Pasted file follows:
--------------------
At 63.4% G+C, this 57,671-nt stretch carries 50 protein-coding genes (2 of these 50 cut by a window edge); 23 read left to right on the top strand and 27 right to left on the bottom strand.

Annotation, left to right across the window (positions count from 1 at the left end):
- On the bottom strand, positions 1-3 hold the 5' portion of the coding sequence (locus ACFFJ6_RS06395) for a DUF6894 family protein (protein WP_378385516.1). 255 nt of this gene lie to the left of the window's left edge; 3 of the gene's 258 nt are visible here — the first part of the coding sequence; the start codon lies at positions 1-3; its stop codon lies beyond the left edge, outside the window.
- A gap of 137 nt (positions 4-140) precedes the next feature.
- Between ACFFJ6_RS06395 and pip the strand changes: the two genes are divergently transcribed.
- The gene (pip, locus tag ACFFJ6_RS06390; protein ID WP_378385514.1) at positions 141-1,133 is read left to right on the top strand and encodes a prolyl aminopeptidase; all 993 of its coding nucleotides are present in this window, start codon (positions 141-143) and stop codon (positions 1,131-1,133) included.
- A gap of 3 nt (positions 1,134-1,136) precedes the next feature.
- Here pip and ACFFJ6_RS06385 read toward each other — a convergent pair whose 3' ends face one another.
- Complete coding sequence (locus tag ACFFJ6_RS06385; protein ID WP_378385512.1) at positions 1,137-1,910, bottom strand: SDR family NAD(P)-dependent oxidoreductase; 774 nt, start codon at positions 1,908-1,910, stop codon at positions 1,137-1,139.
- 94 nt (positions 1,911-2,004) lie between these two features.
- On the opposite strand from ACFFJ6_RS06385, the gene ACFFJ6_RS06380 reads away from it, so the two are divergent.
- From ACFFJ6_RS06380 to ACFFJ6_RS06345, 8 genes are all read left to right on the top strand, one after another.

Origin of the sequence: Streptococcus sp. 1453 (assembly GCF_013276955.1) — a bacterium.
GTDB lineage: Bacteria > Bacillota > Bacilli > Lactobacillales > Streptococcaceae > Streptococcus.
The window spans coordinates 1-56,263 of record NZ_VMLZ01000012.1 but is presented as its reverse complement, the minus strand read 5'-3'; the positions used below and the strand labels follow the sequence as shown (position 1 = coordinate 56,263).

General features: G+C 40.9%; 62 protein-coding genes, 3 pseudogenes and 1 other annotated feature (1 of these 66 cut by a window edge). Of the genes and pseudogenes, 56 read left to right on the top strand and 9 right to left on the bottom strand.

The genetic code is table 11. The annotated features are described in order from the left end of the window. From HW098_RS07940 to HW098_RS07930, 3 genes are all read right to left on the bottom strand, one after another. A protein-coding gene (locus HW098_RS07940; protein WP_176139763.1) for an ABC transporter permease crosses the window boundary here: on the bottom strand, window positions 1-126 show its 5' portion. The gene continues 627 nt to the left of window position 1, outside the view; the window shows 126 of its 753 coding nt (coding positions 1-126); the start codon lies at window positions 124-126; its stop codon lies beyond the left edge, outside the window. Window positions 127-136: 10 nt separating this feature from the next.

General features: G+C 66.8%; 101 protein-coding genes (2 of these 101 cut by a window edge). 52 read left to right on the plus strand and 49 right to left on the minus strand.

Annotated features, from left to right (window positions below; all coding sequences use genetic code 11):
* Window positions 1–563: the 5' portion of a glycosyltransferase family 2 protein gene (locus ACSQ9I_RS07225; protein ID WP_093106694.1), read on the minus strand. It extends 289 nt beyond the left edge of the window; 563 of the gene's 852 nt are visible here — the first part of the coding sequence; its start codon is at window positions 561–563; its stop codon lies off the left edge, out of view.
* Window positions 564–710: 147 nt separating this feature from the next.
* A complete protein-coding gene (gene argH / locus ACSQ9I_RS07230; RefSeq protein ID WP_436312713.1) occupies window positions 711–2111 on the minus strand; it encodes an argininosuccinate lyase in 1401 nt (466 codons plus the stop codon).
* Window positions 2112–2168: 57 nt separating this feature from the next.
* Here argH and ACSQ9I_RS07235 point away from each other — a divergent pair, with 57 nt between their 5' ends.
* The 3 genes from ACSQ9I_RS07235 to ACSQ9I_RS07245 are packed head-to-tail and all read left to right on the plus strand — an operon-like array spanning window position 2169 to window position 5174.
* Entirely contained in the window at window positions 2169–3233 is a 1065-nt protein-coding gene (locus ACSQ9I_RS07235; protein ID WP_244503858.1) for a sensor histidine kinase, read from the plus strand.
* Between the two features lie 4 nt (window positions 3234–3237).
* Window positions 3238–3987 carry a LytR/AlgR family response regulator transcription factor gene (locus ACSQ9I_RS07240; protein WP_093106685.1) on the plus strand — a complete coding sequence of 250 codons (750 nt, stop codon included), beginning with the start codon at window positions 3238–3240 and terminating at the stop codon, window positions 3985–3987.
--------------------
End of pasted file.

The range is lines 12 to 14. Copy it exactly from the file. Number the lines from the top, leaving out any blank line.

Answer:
- From ACFFJ6_RS06380 to ACFFJ6_RS06345, 8 genes are all read left to right on the top strand, one after another.

Origin of the sequence: Streptococcus sp. 1453 (assembly GCF_013276955.1) — a bacterium.
GTDB lineage: Bacteria > Bacillota > Bacilli > Lactobacillales > Streptococcaceae > Streptococcus.